• <b>Results from Bonhams’ sale of <i>Fine Books & Manuscripts Featuring Exploration and Travel</i></b>
    <b>Bonhams, Sep. 26:</b> Columbus. De Insulis nuper in mari Indico repertis. Basel, 1494. SOLD for $751,500
    <b>Bonhams, Sep. 26:</b> Cook in Tahiti. [Playbill]. [Germany, c.1840.] SOLD for $6,250
    <b>Bonhams, Sep. 26:</b> Aa, Pieter van der. Naaukeurige versameling der gedenk-waardigste zee en land-reysen. Leyden, 1706-8. SOLD for $35,000
    <b>Bonhams, Sep. 26:</b> Dürer. Underweysung der messung [and two more]. Nuremberg, 1525-8. SOLD for $175,000
    <b>Bonhams, Sep. 26:</b> Cortes, Hernan. A Pleito signed by Antonio de Mendoza in the case of Hernan Cortes. 1542. SOLD for $8750
    <b>Results from Bonhams’ <i>The Air and Space Sale</i></b>
    <b>Bonhams, Sep. 27:</b> Russian Kholod 5D67 HFL Rocket Engine. SOLD for $25,000
    <b>Bonhams, Sep. 27:</b> Neil Armstrong Apollo Era Training Glove. SOLD for $50,000
    <b>Bonhams, Sep. 27:</b> Full Scale Sputnik-1 EMC/EMI Lab Model. SOLD for $847,500
    <b>Bonhams, Sep. 27:</b> SOLRAD GREB Spy Satellite Engineering Dummy. SOLD for $10,000
    <b>Bonhams, Sep. 27:</b> Soviet LK-3 Lunar Lander Model. SOLD for $25,000
  • <b>Forum Auctions:<br>The Moon: Vintage NASA Photographs 1964-1972 (Online Only). Now through October 18</b>
    <b>Forum Auctions, Now thru Oct. 18:</b> "The world's first view of the Earth taken by a spacecraft from the vicinity of the Moon" (NASA), Lunar Orbiter 1, 23 August 1966. Est. £600 to £800
    <b>Forum Auctions, Now thru Oct. 18:</b> Anders (William). The first Earthrise seen by Man, Apollo 8, December 1968. Est. £1,500 to £2,000
    <b>Forum Auctions, Now thru Oct. 18:</b> Armstrong (Neil). The first photograph taken by Armstrong after setting foot on the Moon, Apollo 11, July 1969. Est. £600 to £800
    <b>Forum Auctions:<br>The Moon: Vintage NASA Photographs 1964-1972 (Online Only). Now through October 18</b>
    <b>Forum Auctions, Now thru Oct. 18:</b> Aldrin (Buzz). Aldrin's bootprint in the pristine lunar dust, Apollo 11, July 1969. Est. £600 to £800
    <b>Forum Auctions, Now thru Oct. 18:</b> Armstrong (Neil). Buzz Aldrin with the LM and Armstrong reflected in his visor, Apollo 11, July 1969. Est. £1,000 to £1,500
    <b>Forum Auctions, Now thru Oct. 18:</b> Full Moon seen from the receding spacecraft, Apollo 13, April 1970. Est £300 to £500
    <b>Forum Auctions:<br>The Moon: Vintage NASA Photographs 1964-1972 (Online Only). Now through October 18</b>
    <b>Forum Auctions, Now thru Oct. 18:</b> Craters Copernicus and Reinhold, Apollo 12, November 1969. Est. £300 to £500
    <b>Forum Auctions, Now thru Oct. 18:</b> Conrad (Pete). The photographer reflected in Alan Bean's gold-plated sun visor, Apollo 12, November 1969. Est. £800 to £1,200
    <b>Forum Auctions, Now thru Oct. 18:</b> Scott (David). James Irwin and the Rover, Mount Hadley beyond, Apollo 15, August 1951. Est. £400 to £600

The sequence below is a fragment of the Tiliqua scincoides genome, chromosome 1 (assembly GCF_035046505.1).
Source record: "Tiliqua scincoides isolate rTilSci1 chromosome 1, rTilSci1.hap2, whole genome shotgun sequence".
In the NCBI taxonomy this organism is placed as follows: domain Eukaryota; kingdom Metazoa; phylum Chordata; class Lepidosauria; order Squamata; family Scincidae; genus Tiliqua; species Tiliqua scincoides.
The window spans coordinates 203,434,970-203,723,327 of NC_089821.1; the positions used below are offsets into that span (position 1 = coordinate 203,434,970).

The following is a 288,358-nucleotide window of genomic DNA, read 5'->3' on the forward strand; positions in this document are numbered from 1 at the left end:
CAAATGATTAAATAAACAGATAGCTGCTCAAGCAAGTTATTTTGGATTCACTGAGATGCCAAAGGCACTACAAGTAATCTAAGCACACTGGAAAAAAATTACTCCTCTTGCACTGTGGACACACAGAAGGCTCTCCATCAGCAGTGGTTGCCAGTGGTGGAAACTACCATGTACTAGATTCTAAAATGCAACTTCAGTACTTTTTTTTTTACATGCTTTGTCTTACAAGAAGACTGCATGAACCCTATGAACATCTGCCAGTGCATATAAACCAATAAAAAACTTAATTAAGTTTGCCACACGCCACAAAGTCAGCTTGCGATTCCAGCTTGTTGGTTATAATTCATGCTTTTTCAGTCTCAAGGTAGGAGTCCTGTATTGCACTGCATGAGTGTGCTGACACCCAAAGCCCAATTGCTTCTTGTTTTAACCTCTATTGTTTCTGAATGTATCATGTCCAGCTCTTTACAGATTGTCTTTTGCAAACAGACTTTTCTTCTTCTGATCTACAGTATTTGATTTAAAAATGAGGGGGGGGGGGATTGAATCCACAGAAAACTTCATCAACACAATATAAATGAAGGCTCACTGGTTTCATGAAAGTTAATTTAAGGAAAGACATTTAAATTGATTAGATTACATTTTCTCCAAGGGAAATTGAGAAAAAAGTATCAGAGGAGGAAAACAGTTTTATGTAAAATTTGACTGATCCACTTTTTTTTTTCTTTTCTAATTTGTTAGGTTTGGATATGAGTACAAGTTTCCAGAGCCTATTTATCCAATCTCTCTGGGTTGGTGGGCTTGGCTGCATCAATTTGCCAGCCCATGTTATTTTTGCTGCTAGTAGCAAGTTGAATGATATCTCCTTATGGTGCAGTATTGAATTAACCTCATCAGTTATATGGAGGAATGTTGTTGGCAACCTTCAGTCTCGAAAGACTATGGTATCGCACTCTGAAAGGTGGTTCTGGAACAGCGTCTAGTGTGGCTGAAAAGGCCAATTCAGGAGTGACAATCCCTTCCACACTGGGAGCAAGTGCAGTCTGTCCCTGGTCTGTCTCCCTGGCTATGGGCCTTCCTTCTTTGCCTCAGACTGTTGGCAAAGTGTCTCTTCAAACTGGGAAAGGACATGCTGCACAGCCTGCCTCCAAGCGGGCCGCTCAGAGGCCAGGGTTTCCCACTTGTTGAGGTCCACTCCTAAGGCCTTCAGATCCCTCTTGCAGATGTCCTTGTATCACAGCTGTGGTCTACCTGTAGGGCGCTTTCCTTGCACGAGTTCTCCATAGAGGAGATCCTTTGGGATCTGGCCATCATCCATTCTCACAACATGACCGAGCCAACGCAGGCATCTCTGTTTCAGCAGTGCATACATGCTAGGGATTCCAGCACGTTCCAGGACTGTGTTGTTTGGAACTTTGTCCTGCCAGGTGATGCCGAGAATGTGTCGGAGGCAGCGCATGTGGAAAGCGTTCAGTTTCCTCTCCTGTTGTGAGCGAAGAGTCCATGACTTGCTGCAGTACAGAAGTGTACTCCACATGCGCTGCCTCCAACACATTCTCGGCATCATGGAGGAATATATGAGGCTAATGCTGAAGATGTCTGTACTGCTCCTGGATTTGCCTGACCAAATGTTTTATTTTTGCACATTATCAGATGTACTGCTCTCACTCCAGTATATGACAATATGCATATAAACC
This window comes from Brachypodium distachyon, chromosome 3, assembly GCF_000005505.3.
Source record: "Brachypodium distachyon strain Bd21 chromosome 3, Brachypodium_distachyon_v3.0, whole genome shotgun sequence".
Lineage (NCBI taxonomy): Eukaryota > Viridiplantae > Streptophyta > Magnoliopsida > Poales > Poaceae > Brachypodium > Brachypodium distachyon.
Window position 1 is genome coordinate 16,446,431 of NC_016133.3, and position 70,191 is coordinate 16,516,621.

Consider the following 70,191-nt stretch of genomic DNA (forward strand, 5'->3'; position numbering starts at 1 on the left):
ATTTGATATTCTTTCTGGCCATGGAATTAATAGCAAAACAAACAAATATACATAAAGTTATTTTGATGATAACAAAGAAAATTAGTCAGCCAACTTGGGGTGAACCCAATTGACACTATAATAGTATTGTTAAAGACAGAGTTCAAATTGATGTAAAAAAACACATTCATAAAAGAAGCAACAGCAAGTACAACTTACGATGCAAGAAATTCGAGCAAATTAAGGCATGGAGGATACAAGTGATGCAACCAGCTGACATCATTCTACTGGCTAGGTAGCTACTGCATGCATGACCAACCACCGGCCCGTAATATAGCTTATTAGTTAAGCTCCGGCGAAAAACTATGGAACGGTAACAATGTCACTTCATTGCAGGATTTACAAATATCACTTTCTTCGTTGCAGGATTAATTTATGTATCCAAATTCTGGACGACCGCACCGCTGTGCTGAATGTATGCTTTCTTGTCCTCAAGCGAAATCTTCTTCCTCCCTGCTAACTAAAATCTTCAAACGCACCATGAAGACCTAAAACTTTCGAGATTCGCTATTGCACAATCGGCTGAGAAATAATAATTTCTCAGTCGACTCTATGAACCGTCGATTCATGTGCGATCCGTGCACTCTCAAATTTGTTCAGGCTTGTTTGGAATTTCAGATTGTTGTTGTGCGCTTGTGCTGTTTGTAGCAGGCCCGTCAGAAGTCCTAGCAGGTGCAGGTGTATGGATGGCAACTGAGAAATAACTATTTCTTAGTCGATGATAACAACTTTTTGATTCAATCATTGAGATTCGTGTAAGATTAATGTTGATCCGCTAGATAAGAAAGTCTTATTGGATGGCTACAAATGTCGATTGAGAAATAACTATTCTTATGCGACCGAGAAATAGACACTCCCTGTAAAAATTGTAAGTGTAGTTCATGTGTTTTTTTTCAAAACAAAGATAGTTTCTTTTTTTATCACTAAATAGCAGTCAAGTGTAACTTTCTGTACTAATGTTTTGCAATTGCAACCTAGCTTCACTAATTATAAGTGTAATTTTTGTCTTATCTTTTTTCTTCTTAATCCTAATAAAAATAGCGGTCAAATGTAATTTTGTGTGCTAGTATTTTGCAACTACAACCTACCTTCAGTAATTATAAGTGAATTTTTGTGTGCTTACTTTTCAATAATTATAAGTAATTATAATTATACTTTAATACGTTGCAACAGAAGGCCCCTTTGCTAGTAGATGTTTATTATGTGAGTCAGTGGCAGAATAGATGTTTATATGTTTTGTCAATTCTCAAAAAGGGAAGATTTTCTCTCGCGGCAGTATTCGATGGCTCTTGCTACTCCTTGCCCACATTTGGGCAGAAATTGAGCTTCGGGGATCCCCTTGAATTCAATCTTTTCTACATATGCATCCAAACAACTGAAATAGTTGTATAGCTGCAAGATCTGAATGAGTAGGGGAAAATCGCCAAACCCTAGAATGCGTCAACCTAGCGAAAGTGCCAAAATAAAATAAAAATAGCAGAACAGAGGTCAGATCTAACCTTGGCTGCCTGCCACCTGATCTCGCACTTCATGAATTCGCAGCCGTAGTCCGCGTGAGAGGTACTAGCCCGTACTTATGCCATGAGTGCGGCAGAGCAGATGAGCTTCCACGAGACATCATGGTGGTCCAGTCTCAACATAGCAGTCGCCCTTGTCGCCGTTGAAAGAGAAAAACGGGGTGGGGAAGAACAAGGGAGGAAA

<b>Forum Auctions:<br>The Moon: Vintage NASA Photographs 1964-1972 (Online Only). Now through October 18</b>
    <b>Forum Auctions, Now thru Oct. 18:</b> Duke (Charles). John Young's jumping salute in lunar gravity, Apollo 16, April 1972. Est. £600 to £800
    <b>Forum Auctions, Now thru Oct. 18:</b> Cernan (Eugene). Harrison Schmitt with the flag, the Earth overhead, Apollo 17, December 1972. Est. £800 to £1,200
    <b>Forum Auctions, Now thru Oct. 18:</b> Evans (Ronald). The last Earthrise over the Moon seen by man, Apollo 17, December 1972. Est. £800 to £1,200
  • <b>Sotheby’s New York: The Magnificent Botanical Library of D. F. Allen. October 26, 2017</b>
    <b>Sotheby’s NY, Oct. 26:</b> Redouté, Pierre Joseph, and Claude Antoine Thory. <i>Les Roses</I>. Paris: Firmin Didot, 1817–1824. Est. $225,000 to $325,000
    <b>Sotheby’s NY, Oct. 26:</b> Trew, Jakob Christoph. <i>Hortus Nitidissimis Omnen Per Annum Superbiens Floribus</i>… Nuremberg: Johann Joseph Fleischmann, 1750 [–1786]. Est. $200,000 to $300,000
    <b>Sotheby’s NY, Oct. 26:</b> Trew, Christoph Jakob, and Benedict Christian Vogel. <i>Plantæ Selectæ</i>…[Nuremberg:] 1750–1773; Supplement, [Augsburg:] 1790 [–1792]. Est. $200,000 to $300,000
    <b>Sotheby’s New York: The Magnificent Botanical Library of D. F. Allen. October 26, 2017</b>
    <b>Sotheby’s NY, Oct. 26:</b> Jacquin, Nikolaus Joseph von. <i>Plantarum Rariorum Horti Caesarei Schönbrunnensis Descriptiones Et Icones.</i>Vienna; London; Leiden, 1797–1804. Est. $180,000 to $250,000
    <b>Sotheby’s NY, Oct. 26:</b> Weinmann, Johann Wilhelm. <i>Phytanthoza Iconographia; Sive Conspectus Aliquot Millium, Tam Indigenarum Quam Exoticarum</i>… Regensburg, 1735–1737–1745. Est. $120,000 to $180,000
  • <b>19th Century Shop’s Catalog 170 Great Books and Photos. Please inquire for a copy.</b>
    <b>19th Century Shop:</b> Exodus 10:10 to 16:15. Complete Biblical scroll sheet in Hebrew, a Torah scroll panel. Middle East, ca. 10th or 11th century.
    <b>19th Century Shop:</b> Copernicus Refuted. (Astronomy.). Scientific manuscript of a course of studies at Collège de la Trinité, Lyon. 1660s.